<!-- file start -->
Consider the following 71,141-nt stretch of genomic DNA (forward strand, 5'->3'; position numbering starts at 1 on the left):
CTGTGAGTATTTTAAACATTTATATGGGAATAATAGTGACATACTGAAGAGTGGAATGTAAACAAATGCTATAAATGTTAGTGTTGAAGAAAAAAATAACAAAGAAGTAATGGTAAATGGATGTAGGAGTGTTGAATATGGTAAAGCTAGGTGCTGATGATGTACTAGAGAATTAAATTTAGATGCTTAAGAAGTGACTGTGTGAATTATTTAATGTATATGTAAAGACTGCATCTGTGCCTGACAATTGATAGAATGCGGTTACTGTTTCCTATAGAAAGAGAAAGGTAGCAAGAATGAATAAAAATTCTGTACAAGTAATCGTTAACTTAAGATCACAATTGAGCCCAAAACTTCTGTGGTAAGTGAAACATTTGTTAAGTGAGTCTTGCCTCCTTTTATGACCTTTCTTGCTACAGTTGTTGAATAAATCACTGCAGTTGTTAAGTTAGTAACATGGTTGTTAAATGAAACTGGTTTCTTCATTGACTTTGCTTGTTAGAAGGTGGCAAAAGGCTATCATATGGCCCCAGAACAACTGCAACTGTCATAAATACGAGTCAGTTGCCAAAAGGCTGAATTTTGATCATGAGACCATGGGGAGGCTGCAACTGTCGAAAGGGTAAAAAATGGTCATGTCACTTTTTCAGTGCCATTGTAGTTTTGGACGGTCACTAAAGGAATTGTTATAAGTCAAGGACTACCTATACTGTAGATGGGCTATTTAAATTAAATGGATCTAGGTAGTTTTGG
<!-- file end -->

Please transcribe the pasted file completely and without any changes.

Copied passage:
Consider the following 71,141-nt stretch of genomic DNA (forward strand, 5'->3'; position numbering starts at 1 on the left):
CTGTGAGTATTTTAAACATTTATATGGGAATAATAGTGACATACTGAAGAGTGGAATGTAAACAAATGCTATAAATGTTAGTGTTGAAGAAAAAAATAACAAAGAAGTAATGGTAAATGGATGTAGGAGTGTTGAATATGGTAAAGCTAGGTGCTGATGATGTACTAGAGAATTAAATTTAGATGCTTAAGAAGTGACTGTGTGAATTATTTAATGTATATGTAAAGACTGCATCTGTGCCTGACAATTGATAGAATGCGGTTACTGTTTCCTATAGAAAGAGAAAGGTAGCAAGAATGAATAAAAATTCTGTACAAGTAATCGTTAACTTAAGATCACAATTGAGCCCAAAACTTCTGTGGTAAGTGAAACATTTGTTAAGTGAGTCTTGCCTCCTTTTATGACCTTTCTTGCTACAGTTGTTGAATAAATCACTGCAGTTGTTAAGTTAGTAACATGGTTGTTAAATGAAACTGGTTTCTTCATTGACTTTGCTTGTTAGAAGGTGGCAAAAGGCTATCATATGGCCCCAGAACAACTGCAACTGTCATAAATACGAGTCAGTTGCCAAAAGGCTGAATTTTGATCATGAGACCATGGGGAGGCTGCAACTGTCGAAAGGGTAAAAAATGGTCATGTCACTTTTTCAGTGCCATTGTAGTTTTGGACGGTCACTAAAGGAATTGTTATAAGTCAAGGACTACCTATACTGTAGATGGGCTATTTAAATTAAATGGATCTAGGTAGTTTTGG